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Why “Hellboy” Didn’t Work


Neil Marshall’s latest film, “Hellboy,” was released this past Friday to near universal disdain from critics. As of the writing of this article, “Hellboy” sits comfortably at a 15% rating on Rotten Tomatoes. 

As a fan of the original Guillermo del Toro and Ron Perlman films, I went into viewing the 2019 film with optimism. The initial marketing campaign enforced the idea that this gritty, R-rated version of Hellboy, as portrayed by Stranger Things’ David Harbour, was the exact reboot that fans were hoping for. Unfortunately, as fans and critics alike would testify, this was not the case in the final film.

So, what went wrong?

Terrible Pacing

Throughout “Hellboy,” the audience is given an onslaught of scenes that lack any sort of flow, between unnecessary title cards that appear onscreen for a few frames, ridiculously quick cuts that make it difficult to take in what’s happening on screen, and a general sense that there was too much crammed into a two hour window. It felt as though several scenes were shot specifically for the purpose of making a great trailer, and the first twenty minutes look like multiple trailers hastily cut together.

Lousy CGI

It’s not an exaggeration to suggest that the computer generated visual effects were largely underwhelming for a big-budget superhero film. It’s almost identical to the complaints viewers had about 2018’s “Venom, essentially having the equivalent of PS2 graphics in place of modern day CGI. The biggest shame in the visual elements of the film is the clear potential that was wasted: the prosthetics used, specifically in the creation of Harbour as Hellboy, were fantastic, and reminiscent of del Toro’s run at the original franchise.

A Two-Dimensional Villain

While Milla Jovovich is always a joyous presence onscreen, her portrayal of the Blood Queen left much to be desired. As with many of the other elements that led to this film being a letdown, Jovovich’s character showed the potential of being an interesting villain, but came off as having the primary motivation of being evil for the sake of being evil.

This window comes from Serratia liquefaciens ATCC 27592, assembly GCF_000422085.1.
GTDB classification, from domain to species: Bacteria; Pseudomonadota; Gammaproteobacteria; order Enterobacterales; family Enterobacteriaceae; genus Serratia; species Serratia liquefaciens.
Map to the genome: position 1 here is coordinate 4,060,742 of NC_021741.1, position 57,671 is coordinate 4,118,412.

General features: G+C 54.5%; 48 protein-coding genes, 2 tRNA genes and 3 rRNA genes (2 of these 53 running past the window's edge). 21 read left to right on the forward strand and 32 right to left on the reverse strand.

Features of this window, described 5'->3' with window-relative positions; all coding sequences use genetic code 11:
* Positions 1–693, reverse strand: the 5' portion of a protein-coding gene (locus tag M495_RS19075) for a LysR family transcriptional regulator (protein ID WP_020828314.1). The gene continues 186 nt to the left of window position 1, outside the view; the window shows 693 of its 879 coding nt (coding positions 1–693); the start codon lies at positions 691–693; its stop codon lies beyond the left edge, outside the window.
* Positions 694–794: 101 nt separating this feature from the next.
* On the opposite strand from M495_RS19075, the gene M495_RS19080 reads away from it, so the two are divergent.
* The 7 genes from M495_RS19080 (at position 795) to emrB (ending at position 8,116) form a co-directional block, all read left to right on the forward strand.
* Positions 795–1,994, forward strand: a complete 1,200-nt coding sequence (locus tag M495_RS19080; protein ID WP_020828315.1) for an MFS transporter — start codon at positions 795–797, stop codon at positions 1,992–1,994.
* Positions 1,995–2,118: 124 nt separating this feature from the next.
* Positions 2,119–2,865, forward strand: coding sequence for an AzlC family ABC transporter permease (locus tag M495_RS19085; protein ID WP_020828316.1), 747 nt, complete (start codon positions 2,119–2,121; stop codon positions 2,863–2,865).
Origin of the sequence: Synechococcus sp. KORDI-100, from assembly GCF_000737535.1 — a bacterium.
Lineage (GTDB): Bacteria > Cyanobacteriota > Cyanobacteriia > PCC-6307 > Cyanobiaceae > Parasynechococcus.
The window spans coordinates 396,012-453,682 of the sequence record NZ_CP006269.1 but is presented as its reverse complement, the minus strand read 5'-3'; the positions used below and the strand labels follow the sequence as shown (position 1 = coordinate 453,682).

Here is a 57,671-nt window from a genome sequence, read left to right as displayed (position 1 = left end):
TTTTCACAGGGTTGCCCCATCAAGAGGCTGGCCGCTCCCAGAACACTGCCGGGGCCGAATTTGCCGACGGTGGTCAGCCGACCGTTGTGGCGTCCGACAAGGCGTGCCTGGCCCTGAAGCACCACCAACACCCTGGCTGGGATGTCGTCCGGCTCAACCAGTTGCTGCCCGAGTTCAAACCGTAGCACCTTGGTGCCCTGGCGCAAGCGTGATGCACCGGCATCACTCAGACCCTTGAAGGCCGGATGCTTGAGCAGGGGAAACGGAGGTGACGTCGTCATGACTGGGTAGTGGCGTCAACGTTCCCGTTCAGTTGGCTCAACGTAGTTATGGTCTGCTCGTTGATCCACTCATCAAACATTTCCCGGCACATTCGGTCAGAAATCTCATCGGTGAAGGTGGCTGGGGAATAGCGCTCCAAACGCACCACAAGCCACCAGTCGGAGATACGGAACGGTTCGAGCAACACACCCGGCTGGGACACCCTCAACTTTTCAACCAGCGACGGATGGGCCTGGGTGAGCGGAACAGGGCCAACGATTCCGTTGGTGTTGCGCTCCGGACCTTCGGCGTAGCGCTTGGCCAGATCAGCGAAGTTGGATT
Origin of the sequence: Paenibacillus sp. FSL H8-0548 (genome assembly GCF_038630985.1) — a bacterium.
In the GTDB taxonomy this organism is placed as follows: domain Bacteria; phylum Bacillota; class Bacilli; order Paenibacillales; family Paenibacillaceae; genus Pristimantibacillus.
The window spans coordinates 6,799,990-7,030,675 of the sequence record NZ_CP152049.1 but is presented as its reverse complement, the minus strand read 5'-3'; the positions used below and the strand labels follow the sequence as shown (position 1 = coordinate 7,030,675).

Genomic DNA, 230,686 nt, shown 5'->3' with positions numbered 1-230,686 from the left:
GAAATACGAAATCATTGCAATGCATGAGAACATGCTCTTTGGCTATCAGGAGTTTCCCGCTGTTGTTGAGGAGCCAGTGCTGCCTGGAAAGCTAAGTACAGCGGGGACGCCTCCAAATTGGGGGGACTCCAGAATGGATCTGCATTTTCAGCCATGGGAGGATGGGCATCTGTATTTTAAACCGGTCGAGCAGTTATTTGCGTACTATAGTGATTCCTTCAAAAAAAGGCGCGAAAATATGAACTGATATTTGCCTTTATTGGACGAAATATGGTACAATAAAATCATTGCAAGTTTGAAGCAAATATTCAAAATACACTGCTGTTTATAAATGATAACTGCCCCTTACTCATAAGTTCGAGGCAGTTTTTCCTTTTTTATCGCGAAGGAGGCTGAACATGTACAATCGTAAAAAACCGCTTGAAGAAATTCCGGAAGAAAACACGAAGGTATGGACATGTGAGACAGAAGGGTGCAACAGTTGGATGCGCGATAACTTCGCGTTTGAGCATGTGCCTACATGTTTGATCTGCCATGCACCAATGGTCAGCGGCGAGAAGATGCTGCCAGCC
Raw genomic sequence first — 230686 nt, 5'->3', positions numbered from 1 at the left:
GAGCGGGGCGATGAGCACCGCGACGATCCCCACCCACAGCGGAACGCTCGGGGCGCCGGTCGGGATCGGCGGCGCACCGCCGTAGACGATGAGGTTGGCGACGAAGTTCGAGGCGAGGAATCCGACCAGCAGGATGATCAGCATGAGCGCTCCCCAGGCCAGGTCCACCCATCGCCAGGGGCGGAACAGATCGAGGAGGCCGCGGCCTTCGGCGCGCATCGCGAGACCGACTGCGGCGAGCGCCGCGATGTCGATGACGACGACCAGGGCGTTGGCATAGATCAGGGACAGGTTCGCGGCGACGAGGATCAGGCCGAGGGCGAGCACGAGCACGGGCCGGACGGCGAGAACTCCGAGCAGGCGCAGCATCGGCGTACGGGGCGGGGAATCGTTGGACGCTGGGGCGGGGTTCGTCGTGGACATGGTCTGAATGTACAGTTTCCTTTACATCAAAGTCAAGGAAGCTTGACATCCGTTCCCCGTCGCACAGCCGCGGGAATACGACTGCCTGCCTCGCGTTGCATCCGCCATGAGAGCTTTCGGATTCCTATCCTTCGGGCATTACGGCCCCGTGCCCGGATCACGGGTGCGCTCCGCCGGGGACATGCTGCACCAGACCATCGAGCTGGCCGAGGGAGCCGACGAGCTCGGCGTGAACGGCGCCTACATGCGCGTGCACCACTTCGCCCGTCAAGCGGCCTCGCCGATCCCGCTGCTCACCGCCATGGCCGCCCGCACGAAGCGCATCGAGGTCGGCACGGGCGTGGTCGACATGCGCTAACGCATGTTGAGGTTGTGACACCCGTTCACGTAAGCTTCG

Unnecessary Exposition

This is more of a standard Hollywood trope that “Hellboy” is another unfortunate victim of. Throughout the film, we are treated to narration that could have easily been replaced by the actions of characters, and characters revealing information about each other that made no sense in the context of the film.

Overcomplicated Mythology

Perhaps the most frustrating aspect of the film was the lengths it went to for interconnectivity. While the viewer understands that Hellboy is the protagonist, it is made painfully clear that the entire film revolves around him, with random character connections made seemingly just to cram this idea down the audience’s collective throat. Beyond this, the efforts of the writer to add in English mythology in the form of King Arthur and Merlin served no purpose, and only made the film’s runtime significantly longer.

Final Thoughts

While the film suffered from a number of issues, the least of which being its writing, it is still fun for the comic book fan and casual viewer. While much of the humor fell flat, the production itself suffered from a limited timeframe and poor editing, and several parts of the script clearly didn’t come out as intended, there were several actually enjoyable moments that showed what the film could have been, under the right supervision.

Harbour’s portrayal of Hellboy was easily the best part of the film, and he alone gives the film its only real redeeming value. Unfortunately, the best scene of the film comes in a fight within the last few minutes that hints at a sequel that will likely never be greenlit.

BU Alumnus, Mass Communications and Political Science degree holder. Former Editor for the News/Politics section of BUnow, advisor for video productions, co-host of the Utterly Nonsense Podcast and BUnow Weekly Politicast.